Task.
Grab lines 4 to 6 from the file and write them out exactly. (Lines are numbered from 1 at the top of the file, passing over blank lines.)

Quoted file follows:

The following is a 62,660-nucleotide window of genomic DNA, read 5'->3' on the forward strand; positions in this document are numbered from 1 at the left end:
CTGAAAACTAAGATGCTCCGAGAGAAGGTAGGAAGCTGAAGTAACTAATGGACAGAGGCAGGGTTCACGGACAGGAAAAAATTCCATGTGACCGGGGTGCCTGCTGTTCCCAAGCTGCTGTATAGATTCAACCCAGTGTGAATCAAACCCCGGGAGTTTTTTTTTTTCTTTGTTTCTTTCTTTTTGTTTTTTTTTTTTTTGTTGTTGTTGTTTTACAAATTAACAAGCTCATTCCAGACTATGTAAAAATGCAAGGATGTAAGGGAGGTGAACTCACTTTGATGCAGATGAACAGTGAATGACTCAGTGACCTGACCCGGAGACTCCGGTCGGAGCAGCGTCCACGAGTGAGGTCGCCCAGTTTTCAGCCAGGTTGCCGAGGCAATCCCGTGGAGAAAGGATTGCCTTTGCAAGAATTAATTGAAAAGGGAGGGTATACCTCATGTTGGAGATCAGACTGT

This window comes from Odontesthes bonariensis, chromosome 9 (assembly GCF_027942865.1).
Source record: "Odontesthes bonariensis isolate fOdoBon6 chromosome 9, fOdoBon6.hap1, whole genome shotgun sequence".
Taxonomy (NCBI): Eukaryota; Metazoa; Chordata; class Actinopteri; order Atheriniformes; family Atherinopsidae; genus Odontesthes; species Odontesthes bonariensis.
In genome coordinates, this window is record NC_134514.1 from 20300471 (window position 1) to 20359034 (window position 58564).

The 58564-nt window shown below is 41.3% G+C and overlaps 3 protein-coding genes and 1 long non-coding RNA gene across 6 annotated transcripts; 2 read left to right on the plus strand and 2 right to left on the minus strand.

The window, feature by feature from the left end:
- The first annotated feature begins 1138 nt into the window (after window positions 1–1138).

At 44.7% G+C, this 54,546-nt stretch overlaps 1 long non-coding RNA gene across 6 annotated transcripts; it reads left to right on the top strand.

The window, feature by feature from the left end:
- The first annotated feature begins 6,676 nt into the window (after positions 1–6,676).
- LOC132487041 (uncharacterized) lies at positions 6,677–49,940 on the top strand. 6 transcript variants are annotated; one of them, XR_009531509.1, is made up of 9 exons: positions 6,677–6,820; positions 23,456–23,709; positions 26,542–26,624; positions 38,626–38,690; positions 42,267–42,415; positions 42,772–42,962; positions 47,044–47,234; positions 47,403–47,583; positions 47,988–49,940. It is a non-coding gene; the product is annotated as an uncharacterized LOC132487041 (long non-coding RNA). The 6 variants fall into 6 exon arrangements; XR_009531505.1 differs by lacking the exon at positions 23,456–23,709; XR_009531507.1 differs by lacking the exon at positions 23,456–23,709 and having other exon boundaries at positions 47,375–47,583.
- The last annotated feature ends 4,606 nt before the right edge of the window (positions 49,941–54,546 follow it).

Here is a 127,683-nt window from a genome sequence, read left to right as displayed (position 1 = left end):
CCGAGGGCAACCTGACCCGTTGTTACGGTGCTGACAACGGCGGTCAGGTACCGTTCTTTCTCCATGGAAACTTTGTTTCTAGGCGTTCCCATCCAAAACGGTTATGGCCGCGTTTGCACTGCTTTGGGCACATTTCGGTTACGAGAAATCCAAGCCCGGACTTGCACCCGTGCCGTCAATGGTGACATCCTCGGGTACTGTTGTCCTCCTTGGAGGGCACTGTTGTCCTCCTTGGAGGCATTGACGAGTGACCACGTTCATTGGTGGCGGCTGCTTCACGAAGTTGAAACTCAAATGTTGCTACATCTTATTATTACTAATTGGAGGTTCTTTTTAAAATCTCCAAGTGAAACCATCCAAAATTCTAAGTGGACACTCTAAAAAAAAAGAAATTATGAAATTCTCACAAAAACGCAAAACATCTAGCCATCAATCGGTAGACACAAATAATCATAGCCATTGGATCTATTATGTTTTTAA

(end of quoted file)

Source record: "Odontesthes bonariensis isolate fOdoBon6 chromosome 9, fOdoBon6.hap1, whole genome shotgun sequence".
Taxonomy (NCBI): Eukaryota; Metazoa; Chordata; class Actinopteri; order Atheriniformes; family Atherinopsidae; genus Odontesthes; species Odontesthes bonariensis.
In genome coordinates, this window is record NC_134514.1 from 20300471 (window position 1) to 20359034 (window position 58564).